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Volume Editors: Malcolm Baker and Inge Reist
Exploring the variety of forms taken by collections of sculpture, this volume presents new research by twelve internationally recognized scholars. The essays delve into the motivations of different collectors, the modes of display, and the aesthetics of viewing sculpture, bringing to light much new archival material. The book underscores the ambiguous nature of sculpture collections, variously understood as decorative components of interiors or gardens, as objects of desire in cabinets of curiosity, or as autonomous works of art in private and public collections. Emphasizing the collections and the ways in which these were viewed and described, this book addresses a significant but neglected aspect of art collecting and contributes to the literature on this branch of art and cultural history.
Author: Florin Curta
In The Long Sixth Century in Eastern Europe, Florin Curta offers a social and economic history of East Central, South-Eastern and Eastern Europe during the 6th and 7th centuries. It challenges the current model of transition from Antiquity to the early Middle Ages on the basis of an interpretation of the written sources, but especially of an enormous amount of archaeological evidence accumulated in the last 50 years or so. It deals with societies in close contact with the Roman world, as well with those located very far from it. It addresses questions of property, subsistence, crafts, trade, and social change.
L’écolâtre cathédral en France septentrionale du ixe au xiiie siècle
Author: Thierry Kouamé
This book traces the history of one of the central actors in the transformation of the Western educational system between the 9th and 13th centuries: the cathedral schoolmaster. Originally responsible for running the episcopal school, this ecclesiastical official eventually became a true school administrator with a territorial monopoly and coercive powers, including in particular issuing ‘licentia docendi’ to masters under his jurisdiction. Using a wide range of sources and taking in thirty-nine dioceses in northern France, the study analyses the construction of the office from the Carolingian period, the place of the schoolmaster within the canonical community and in feudal society, and the institutionalisation of his function with the Gregorian Reform and the birth of universities.
From Marxism to Identity Politics and Beyond
Author: Tom Brass
Examining how Marxist theory is missing but necessary, this book traces the theoretical maze in which Marxism currently finds itself, and from which it is trying to exit whilst at the same time remaining epistemologically intact. When stripped of any or all of its core elements – such as class formation/consciousness/struggle, and a socialist transition – it ceases to be what historically Marxists have claimed it is. Consequently, the book constitutes an attempt by Marxist political economy to extricate itself from mistaken attempts to conflate it with the cultural turn, identity politics, bourgeois economics, or varieties of populism and nationalism, together with the danger of not doing so.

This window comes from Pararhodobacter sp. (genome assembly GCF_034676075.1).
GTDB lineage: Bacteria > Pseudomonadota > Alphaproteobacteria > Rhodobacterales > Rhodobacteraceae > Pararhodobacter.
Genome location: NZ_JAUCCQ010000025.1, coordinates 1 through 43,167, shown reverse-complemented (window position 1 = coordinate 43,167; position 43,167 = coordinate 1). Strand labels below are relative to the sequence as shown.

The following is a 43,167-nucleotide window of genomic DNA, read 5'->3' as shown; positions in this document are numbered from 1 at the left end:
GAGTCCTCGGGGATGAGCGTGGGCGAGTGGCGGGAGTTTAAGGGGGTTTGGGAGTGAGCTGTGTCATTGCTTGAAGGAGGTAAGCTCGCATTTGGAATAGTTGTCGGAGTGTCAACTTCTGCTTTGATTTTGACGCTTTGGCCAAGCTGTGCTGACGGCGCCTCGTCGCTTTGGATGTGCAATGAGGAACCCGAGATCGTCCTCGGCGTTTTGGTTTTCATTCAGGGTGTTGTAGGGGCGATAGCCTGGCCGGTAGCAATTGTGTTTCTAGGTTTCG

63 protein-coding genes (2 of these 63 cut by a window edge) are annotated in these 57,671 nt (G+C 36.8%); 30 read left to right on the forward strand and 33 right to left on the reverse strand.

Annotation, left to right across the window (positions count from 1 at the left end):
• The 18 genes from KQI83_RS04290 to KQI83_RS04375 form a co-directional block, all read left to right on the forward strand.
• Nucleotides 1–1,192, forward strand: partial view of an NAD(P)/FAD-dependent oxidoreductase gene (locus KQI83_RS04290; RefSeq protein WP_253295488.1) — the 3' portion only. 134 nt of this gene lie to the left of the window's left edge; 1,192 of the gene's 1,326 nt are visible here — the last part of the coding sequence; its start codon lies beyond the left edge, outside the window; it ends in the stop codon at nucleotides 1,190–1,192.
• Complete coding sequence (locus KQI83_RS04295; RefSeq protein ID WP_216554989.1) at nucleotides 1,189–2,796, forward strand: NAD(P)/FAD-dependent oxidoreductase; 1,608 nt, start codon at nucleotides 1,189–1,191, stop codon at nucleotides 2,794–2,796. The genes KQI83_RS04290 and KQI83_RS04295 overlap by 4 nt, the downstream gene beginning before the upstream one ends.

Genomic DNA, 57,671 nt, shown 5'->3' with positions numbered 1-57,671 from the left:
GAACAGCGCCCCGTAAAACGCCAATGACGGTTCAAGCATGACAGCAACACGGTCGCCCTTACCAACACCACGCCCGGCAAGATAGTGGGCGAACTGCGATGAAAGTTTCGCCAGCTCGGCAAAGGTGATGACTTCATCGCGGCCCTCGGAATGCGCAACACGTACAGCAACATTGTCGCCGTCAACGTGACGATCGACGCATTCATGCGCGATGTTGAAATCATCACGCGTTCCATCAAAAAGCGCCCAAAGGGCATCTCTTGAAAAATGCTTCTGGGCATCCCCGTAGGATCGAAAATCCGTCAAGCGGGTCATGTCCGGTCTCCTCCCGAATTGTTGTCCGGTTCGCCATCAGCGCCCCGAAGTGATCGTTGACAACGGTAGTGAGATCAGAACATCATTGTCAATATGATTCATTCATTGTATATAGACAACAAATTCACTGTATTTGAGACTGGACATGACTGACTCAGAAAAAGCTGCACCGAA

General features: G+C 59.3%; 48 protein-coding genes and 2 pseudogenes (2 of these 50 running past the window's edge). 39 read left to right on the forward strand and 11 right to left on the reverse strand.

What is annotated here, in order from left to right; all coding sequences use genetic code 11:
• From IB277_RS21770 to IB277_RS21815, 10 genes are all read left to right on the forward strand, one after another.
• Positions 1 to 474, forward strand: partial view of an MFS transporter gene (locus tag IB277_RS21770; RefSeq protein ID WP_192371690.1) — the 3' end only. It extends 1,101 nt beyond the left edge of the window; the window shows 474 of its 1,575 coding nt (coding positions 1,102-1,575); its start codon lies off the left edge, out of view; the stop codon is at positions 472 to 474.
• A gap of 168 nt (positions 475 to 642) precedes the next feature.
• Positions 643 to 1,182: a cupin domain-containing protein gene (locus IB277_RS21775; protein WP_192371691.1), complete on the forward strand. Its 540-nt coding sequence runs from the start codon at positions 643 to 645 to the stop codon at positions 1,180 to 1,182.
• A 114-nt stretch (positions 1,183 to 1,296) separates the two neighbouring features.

Re-turning to the Colonisation of New South Wales Through Stories of My Parents and Their Ancestors
Author: Bronwyn Davies
This book re-turns to the colonisation of New South Wales through the lives of the author’s ancestors. By looking hard and listening carefully, by being prepared not to look away, and at the same time, by delving with love into the specificity of those ancestral lives, this research entangles the author, and the reader, in the acts of colonisation that are taken for granted in their present day lives. Through letters, journals, photos, portraits, newspaper clippings and official records, the author re-turns to the spacetimemattering of colonial lives. She finds the means to re-think the scarifications of the present, of people and landscapes. Bringing concepts from Deleuze and Barad, among others, she re-thinks the way history might be done.
Volume Editors: Terressa A. Benz and Graham Cassano
This volume places the Flint, Michigan, water contamination disaster in the context of a broader crisis of neoliberal governance in the United States. Authors from a range of disciplines (including sociology, criminal justice, anthropology, history, communications, and jurisprudence) examine the failures in Flint, but with an emphasis upon comparison, calling attention to similar trajectories for cities like Detroit and Pontiac, in Michigan, and Stockton, in California. While the studies collected here emphasize policy failures, class conflict, and racial oppression, they also attend to the resistance undertaken by Flint residents, Michiganders, and U.S. activists, as they fought for environmental and social justice.

Contributors include: Terressa A. Benz, Jon Carroll, Graham Cassano, Daniel J. Clark, Katrinell M. Davis, Michael Doan, David Fasenfest, A.E. Garrison, Peter J. Hammer, Ami Harbin, Shea Howell, Jacob Lederman, Raoul S. Lievanos, Benjamin J. Pauli, and Julie Sze.